x Abu Dhabi, UAESaturday 22 July 2017

In Sharjah, a passion for art that benefits the nation

Since there is a lack of art infrastructure in the UAE there is a need for physical space to display art and for critics and curators to discuss it.

To love art includes sharing and safekeeping it for those yet to come. For three collectors in the United Arab Emirates, the duty to ethically acquire, preserve and educate people on the value of art was the topic of conversation at a recent gallery talk in Sharjah.

Sultan Sooud Al Qassemi, Kito de Boer and Farhad Farjam were on hand to speak at Promise of a Generation, a modern majlis three friends and I created a few years ago. This particular talk took place at Mr Al Qassemi's Barjeel Art Foundation, where the businessman and curator took the time to discuss his passion for collecting art and the need to be socially responsible as a buyer. "Artists like selling art to us because they know we'll preserve and share the art - we'll make it available," Mr Al Qassemi told an avid audience of nearly 100. He added that preservation of art involves the Arabic concept of amanah, or guardianship for the future.

Mr Farjam, the well-known Iranian industrialist and chairman of the Farbro Group, voiced a similar opinion. "We must protect and preserve art for future generations," Mr Farjam said. As a young boy growing up in Iran, he developed a passion for collecting stones from the riverbeds of Shiraz. Today, he collects Islamic and European art, including works by Picasso, Renoir, Fereydoon Moshiri and Mohammed Ehsai. With pieces more than 2,000 years old, Mr Farjam places a special emphasis on preservation. The Farjam Collection, which is housed in the Dubai International Financial Centre, places a special emphasis on educating students on how to take care of art, with the hope that he can "raise the bar among peers in the region" to do the same.

But sharing art can also be a difficult task. Putting a collection on display - which includes transporting, insuring, and safe-guarding pieces - is no easy task. There are also intangible barriers. Mr Farjam confessed that when he contemplated sharing his collection in a public space, he worried that some would misinterpret this decision as an opportunity to flaunt wealth. Meanwhile, Mr de Boer, a senior management consultant, recalled having to resist temptation when he was offered Mayan gold while travelling in Peru years back. Such a purchase would be equivalent to pillaging, he reasoned, and would lead to a tragic environment where precious items remain hidden away rather than shared with the public.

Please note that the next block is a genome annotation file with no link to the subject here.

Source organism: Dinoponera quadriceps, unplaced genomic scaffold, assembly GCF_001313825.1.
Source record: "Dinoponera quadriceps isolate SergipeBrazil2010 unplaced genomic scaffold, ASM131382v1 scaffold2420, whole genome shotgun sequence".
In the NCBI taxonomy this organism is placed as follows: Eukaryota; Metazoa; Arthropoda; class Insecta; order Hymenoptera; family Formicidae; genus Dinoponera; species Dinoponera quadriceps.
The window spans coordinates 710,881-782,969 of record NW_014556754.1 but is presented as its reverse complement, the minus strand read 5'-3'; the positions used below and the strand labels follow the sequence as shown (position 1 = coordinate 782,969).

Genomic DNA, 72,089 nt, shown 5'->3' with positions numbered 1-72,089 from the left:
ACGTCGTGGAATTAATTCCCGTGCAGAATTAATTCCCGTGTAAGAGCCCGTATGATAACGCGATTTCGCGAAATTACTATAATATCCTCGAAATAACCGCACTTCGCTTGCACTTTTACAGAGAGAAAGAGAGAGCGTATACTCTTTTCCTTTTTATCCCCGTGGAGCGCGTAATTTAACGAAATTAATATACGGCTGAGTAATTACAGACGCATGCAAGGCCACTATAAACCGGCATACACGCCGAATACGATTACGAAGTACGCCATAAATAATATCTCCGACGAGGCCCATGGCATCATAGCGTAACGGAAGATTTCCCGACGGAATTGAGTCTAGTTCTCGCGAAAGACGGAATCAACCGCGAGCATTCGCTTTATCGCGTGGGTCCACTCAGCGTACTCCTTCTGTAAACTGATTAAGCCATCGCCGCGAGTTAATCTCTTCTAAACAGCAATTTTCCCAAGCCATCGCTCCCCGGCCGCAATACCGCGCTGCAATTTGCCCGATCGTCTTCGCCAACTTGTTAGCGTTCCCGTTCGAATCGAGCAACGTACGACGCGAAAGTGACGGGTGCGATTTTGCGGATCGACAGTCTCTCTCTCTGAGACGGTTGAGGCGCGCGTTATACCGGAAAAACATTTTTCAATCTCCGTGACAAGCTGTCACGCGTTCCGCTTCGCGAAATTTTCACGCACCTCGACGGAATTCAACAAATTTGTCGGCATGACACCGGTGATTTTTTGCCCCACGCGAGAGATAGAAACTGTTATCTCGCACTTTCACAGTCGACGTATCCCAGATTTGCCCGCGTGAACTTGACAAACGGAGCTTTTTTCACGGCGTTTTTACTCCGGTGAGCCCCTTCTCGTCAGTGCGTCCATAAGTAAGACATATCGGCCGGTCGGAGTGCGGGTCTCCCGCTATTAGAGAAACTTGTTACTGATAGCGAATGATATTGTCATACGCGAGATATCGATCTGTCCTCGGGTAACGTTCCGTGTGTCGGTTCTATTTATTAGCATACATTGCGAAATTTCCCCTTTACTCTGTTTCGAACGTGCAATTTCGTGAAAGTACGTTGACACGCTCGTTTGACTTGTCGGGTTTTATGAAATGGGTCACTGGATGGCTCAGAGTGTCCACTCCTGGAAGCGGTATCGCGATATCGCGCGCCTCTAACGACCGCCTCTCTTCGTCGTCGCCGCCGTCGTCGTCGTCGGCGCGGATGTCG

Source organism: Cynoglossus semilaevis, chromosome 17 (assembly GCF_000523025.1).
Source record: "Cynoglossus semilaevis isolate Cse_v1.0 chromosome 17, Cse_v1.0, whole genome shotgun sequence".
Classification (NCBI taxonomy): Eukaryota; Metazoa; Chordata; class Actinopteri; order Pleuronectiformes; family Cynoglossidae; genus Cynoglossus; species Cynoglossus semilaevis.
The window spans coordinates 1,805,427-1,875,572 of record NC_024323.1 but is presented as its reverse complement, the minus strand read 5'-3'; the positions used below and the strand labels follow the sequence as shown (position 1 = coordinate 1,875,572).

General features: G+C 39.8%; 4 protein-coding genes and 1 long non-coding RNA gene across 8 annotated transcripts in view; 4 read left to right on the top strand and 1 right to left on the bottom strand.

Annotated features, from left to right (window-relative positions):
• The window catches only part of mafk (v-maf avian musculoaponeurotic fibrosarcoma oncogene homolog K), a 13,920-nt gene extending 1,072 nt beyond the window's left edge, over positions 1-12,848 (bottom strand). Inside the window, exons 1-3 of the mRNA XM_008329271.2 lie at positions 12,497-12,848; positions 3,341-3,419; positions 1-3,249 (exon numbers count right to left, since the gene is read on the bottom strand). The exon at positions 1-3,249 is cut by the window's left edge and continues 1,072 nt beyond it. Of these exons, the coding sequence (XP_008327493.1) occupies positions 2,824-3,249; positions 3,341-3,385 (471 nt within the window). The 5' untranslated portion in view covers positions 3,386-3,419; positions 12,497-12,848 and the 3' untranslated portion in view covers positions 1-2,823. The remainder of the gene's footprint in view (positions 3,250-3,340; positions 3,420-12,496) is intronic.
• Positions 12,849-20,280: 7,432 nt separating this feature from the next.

Mr de Boer drew laughs from the audience when he described collecting as akin to an addiction. At one point, he and his wife had run out of wall space and had to step back and ask themselves: "Why are we doing this?" After all, the couple has amassed over 600 South Asian pieces throughout their lifetime.

Their conclusion was anything but selfish. Because there is a lack of art infrastructure in the UAE, they reasoned, there is a need for physical space to display art, and to increase access for curators and critics.

Private collections are one solution. Mr Al Qassemi offered another: governments could consider the arts as a source of tourism revenue - which will hold true for Abu Dhabi as the Guggenheim and The Louvre come online within the next decade.

As the UAE continues to build its cultural architecture, such dialogues will be all the more important to maintain, and the generosity of collectors willing to share their works will become all the more significant in attracting the interest of an increasingly diverse audience.

At our recent gallery talk, the crowd spanned the spectrum in terms of age (the youngest, Aayisha, was seven), nationality, opinion and expertise. Some had never considered the connection between art collectors and the wider community; others were academic experts curious in picking apart niche topics. All seemed to agree, however, that the role of art was significant in exploring means of expression and discovering individual sensibilities. "A society should want to explore and learn who they are," Mr de Boer said, explaining that this can be done through a variety of institutions like symphony halls, art galleries and sports stadiums.

Through such talks, I hope that we can contribute in our small way to the process.

Adela Acevedo is a co-founder of Promise of a Generation